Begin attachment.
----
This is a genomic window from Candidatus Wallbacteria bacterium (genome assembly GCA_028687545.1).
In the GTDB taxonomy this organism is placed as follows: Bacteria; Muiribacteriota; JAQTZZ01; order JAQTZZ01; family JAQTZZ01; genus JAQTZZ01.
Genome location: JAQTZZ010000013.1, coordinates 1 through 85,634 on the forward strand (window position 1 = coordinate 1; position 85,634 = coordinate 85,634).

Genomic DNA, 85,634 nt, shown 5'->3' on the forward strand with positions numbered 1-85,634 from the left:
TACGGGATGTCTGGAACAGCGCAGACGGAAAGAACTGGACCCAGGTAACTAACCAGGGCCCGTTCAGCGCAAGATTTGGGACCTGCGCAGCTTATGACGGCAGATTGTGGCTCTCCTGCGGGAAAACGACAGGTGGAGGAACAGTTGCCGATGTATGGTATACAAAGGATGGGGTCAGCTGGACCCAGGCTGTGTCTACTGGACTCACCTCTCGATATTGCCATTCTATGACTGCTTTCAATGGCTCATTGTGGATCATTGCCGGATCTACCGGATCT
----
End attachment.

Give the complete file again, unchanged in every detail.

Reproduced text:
This is a genomic window from Candidatus Wallbacteria bacterium (genome assembly GCA_028687545.1).
In the GTDB taxonomy this organism is placed as follows: Bacteria; Muiribacteriota; JAQTZZ01; order JAQTZZ01; family JAQTZZ01; genus JAQTZZ01.
Genome location: JAQTZZ010000013.1, coordinates 1 through 85,634 on the forward strand (window position 1 = coordinate 1; position 85,634 = coordinate 85,634).

Genomic DNA, 85,634 nt, shown 5'->3' on the forward strand with positions numbered 1-85,634 from the left:
TACGGGATGTCTGGAACAGCGCAGACGGAAAGAACTGGACCCAGGTAACTAACCAGGGCCCGTTCAGCGCAAGATTTGGGACCTGCGCAGCTTATGACGGCAGATTGTGGCTCTCCTGCGGGAAAACGACAGGTGGAGGAACAGTTGCCGATGTATGGTATACAAAGGATGGGGTCAGCTGGACCCAGGCTGTGTCTACTGGACTCACCTCTCGATATTGCCATTCTATGACTGCTTTCAATGGCTCATTGTGGATCATTGCCGGATCTACCGGATCT